Over the last 15 years, the scope and trajectory of the film industry in Nigeria has undergone a revolution. Previously synonymous with the direct-to-video format, Nollywood has elevated its production quality to that of global cinematic releases and digital streaming content. As a result, the need for both high octane adventure and realism has never been greater.
With a new wave of noir productions like King of Boys, Shanty Town, and Brotherhood looking to capture the grit and grimness of Nigerian life, the need for realistic depictions of these experiences has warranted the rise in popularity of stunts coordinators who are helping to bring Nollywood’s elaborate and ambitious action sequences to life against all odds. “Originally, I was just an actor and stunt was something I only did for theatre and fun,” veteran Nollywood stunt coordinator, David ‘Mr Nollywood’ Patrick tells STATEMENT about his route into the profession. “As I grew up, I heard people say that stunt direction and coordination could also be applied in movies and that was intriguing to me so I started working on short movies as well as home videos before moving to cinema productions and finally movies made for streaming platforms.”
As one of the earliest recognisable faces in the stunt section of Nollywood, Patrick has been choreographing film sequences and coordinating stunts in Nollywood for the better part of two decades and helping to codify what the roles of stunt coordinators should be within an industry constantly in flux. “I spent a lot of time clarifying what we do and building publicity for the role over the years,” says the director who has worked on stunts for productions like Mamba’s Diamond, Merry Men 2, and Shanty Town. “I had to let people know that it shouldn’t be the work of the director to teach people martial arts or fighting on set. The director should focus on the conceptual aspect of the project while the stunts coordinator would focus on the physical aspects that need choreography. All that matters is that they work within the vision of the movie’s director.”
The arrival of streaming platforms like Netflix, Prime Video, and Showmax in Nigeria has opened up a new stream of capital to filmmakers allowing them to be more experimental with their work. “Nigerian producers are becoming braver in how they make movies and that’s what’s bringing stunts to the limelight in Nollywood,” a rising stuntman and fight choreographer, Michelangelo Ilesanmi, says. It’s an opinion that film journalist and critic, Daniel Okechuwku, agrees with: “We care more about stunts looking real these days so the way they are staged and cut in the editor’s room makes them nicer on the eyes. The reasons for this range from more exposure and film knowledge to having more capital to afford better stuntmen and train the actors on their stunts.”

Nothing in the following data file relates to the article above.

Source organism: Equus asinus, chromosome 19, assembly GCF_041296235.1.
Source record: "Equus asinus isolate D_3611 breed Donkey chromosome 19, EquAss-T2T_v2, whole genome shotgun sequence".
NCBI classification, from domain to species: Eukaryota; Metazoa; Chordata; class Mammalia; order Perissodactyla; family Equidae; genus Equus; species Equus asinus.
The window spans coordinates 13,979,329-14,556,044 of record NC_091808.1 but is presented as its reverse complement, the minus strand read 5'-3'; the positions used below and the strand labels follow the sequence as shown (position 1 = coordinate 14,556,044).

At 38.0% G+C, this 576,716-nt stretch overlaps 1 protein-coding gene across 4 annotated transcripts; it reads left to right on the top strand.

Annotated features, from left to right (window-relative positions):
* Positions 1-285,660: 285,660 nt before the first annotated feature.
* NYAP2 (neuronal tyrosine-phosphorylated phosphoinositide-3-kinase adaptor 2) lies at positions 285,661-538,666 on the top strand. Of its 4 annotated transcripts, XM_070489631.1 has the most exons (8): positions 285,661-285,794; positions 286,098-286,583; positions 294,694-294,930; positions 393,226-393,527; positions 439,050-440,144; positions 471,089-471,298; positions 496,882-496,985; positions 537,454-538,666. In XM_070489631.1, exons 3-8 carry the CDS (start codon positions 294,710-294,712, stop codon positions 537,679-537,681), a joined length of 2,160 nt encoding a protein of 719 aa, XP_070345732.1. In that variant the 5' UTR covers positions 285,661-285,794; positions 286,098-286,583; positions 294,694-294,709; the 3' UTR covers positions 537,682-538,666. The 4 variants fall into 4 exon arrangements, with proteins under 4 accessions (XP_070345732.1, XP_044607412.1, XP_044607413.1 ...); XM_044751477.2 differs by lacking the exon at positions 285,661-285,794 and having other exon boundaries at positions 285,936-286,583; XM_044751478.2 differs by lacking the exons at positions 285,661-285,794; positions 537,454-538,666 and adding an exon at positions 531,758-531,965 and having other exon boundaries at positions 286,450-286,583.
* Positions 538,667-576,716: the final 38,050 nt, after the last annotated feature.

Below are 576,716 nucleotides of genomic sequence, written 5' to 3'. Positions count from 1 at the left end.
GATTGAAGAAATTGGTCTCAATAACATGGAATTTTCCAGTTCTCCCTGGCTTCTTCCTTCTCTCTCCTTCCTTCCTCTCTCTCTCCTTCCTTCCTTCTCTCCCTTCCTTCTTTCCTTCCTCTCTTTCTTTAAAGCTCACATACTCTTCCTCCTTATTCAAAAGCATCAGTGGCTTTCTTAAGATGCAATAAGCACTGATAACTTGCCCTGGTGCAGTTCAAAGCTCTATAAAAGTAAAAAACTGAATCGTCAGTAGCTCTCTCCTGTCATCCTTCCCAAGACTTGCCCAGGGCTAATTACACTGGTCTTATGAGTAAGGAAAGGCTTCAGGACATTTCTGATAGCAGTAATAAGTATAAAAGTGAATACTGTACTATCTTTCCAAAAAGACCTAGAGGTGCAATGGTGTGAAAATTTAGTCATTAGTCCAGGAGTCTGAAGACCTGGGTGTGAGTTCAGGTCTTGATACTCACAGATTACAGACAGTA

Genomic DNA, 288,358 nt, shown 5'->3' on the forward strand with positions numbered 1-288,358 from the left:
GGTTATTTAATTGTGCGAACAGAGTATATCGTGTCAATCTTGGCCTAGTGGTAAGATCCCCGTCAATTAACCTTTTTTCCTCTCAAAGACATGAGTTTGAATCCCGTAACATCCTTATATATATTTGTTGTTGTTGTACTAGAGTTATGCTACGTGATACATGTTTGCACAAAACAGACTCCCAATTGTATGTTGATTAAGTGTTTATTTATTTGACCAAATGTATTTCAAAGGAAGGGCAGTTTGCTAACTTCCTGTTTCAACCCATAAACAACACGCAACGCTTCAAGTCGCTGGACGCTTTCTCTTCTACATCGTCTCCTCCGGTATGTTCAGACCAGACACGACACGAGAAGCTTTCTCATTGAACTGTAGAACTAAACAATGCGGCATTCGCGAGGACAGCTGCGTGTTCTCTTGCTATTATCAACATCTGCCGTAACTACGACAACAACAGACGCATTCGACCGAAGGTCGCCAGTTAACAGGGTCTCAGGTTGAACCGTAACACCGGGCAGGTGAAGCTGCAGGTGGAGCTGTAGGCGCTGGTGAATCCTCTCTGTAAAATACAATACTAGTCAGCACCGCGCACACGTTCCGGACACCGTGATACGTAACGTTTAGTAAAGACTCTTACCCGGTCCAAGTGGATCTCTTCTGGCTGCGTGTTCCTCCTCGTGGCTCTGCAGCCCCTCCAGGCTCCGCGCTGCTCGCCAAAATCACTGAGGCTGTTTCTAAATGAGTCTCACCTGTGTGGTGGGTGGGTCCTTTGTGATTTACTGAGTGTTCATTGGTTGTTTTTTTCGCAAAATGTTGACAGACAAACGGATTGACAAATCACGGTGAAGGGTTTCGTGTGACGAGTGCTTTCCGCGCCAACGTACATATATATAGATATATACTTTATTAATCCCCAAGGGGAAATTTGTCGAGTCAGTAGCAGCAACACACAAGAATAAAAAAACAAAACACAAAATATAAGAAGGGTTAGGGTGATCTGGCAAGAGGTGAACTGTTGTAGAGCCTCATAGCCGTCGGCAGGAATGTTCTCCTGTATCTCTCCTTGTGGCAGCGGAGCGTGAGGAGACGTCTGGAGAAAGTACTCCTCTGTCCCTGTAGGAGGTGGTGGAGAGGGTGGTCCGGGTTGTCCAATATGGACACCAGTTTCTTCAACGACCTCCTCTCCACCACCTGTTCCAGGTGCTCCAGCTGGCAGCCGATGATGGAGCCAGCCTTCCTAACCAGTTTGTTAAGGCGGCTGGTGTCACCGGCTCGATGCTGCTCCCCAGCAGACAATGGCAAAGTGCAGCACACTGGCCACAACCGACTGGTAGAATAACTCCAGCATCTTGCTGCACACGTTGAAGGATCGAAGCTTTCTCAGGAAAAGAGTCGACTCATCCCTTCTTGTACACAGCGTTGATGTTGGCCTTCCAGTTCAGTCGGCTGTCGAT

In the last two years, Nollywood has witnessed a return to the Yoruba epic dramas that were a stock in trade at the turn of the 2000s. Films like King of Thieves (Agẹṣinkólé), Aníkúlápó, and Jagun Jagun are tremendously elaborate productions that rely on stunts and fight sequences to translate the bravado of their leading acts.
It can often be a challenge to ascertain what style of stunts works for movies like this that are situated around the 16th and 18th centuries. Rising stunts coordinator, Adamson Kolade, says that it all comes down to rigorous research and finding a style that works for the movie. “I had to go over the script for Jagun Jagun over and over because I wanted to understand the era,” he explains. “When I finished studying it, I decided to centre our fight sequences on a merger of old Indian and Nigerian methods. So, we created fictional fight sequences for a fictional movie.”
For all the excitement around the rise of stunts in Nollywood, it remains a profession fraught with difficulties and dangers ranging from training accidents to on-set incidents. According to Patrick, the biggest issue is the lack of healthcare insurance for stunt practitioners. “If someone dies on duty, they have literally died on their own so it’s a risk every time we go to work,” he says. “We don’t have a legally binding agreement with any production even for burials in the case of fatality. If I pull up official documents to be signed by productions, they’ll often cancel the contracts and scrap the fight scenes. Effectively, we’re sacrificing our lives and safety.”
Per Patrick, the rise of a new generation of stunt coordinators and directors eager to put their skills to the test could have an adverse effect on the push for better working conditions. “A lot of the new stunt practitioners are martial arts coaches or dancers who decided to transition to this field so they don’t often know the full scope of things,” he says. “I think the industry should have a resolve to improve the welfare of stunt practitioners. It should be reflected in the budgets assigned for the stunts department for movies as well. It should be up to producers and executive producers to ensure that stunt practitioners are protected against health emergencies and incidents.”